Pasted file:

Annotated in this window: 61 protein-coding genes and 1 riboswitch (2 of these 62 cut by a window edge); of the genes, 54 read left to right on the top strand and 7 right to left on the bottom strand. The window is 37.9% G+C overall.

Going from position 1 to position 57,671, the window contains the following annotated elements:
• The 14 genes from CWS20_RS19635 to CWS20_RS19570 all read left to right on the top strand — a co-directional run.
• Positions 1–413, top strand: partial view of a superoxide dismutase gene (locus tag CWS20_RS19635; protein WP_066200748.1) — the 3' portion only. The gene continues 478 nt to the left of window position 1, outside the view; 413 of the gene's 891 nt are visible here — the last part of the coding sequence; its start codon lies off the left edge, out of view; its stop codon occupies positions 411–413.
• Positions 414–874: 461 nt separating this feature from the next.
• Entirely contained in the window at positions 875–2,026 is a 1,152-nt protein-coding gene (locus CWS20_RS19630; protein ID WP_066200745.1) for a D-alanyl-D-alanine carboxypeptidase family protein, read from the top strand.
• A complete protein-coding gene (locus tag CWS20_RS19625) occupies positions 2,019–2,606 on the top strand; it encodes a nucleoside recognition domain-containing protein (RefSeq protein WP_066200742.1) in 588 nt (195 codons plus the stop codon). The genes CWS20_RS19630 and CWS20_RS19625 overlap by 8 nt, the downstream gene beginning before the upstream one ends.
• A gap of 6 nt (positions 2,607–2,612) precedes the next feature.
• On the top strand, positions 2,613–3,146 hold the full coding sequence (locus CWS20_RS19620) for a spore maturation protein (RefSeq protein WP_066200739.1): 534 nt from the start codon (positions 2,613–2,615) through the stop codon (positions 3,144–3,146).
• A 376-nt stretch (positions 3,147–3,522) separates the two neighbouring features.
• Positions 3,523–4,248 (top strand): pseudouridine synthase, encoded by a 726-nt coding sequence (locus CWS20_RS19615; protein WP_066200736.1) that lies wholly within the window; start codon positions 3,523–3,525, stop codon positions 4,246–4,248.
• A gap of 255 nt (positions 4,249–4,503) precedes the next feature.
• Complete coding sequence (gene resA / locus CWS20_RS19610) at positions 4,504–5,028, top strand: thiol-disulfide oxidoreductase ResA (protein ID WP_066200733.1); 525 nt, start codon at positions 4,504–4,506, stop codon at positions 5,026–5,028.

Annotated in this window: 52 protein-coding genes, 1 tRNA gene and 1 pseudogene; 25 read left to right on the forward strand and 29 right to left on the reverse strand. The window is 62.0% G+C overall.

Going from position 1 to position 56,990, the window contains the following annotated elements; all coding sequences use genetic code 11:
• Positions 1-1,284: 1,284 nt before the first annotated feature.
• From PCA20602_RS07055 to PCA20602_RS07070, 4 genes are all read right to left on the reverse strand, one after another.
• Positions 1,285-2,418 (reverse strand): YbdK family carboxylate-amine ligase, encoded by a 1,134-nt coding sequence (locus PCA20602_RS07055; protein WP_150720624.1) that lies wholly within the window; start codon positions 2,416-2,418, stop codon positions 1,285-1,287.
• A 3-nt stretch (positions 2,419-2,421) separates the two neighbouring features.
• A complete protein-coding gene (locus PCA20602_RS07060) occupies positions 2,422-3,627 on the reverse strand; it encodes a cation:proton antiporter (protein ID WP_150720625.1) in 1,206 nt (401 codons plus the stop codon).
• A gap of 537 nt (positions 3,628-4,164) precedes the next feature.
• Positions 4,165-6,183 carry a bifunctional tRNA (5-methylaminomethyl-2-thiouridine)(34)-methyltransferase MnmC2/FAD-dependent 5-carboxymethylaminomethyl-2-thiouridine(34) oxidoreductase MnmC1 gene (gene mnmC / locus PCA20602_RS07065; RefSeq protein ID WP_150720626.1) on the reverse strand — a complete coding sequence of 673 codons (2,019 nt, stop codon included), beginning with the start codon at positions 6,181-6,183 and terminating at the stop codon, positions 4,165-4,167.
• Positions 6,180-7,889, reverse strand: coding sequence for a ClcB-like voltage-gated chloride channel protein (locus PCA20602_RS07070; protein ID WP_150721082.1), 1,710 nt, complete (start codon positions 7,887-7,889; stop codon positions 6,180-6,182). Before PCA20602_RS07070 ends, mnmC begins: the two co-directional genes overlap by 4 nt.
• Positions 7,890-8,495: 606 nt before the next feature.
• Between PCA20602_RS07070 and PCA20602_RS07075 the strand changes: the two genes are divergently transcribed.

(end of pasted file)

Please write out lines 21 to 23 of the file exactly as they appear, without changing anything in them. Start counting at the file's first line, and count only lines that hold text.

• A gap of 537 nt (positions 3,628-4,164) precedes the next feature.
• Positions 4,165-6,183 carry a bifunctional tRNA (5-methylaminomethyl-2-thiouridine)(34)-methyltransferase MnmC2/FAD-dependent 5-carboxymethylaminomethyl-2-thiouridine(34) oxidoreductase MnmC1 gene (gene mnmC / locus PCA20602_RS07065; RefSeq protein ID WP_150720626.1) on the reverse strand — a complete coding sequence of 673 codons (2,019 nt, stop codon included), beginning with the start codon at positions 6,181-6,183 and terminating at the stop codon, positions 4,165-4,167.
• Positions 6,180-7,889, reverse strand: coding sequence for a ClcB-like voltage-gated chloride channel protein (locus PCA20602_RS07070; protein ID WP_150721082.1), 1,710 nt, complete (start codon positions 7,887-7,889; stop codon positions 6,180-6,182). Before PCA20602_RS07070 ends, mnmC begins: the two co-directional genes overlap by 4 nt.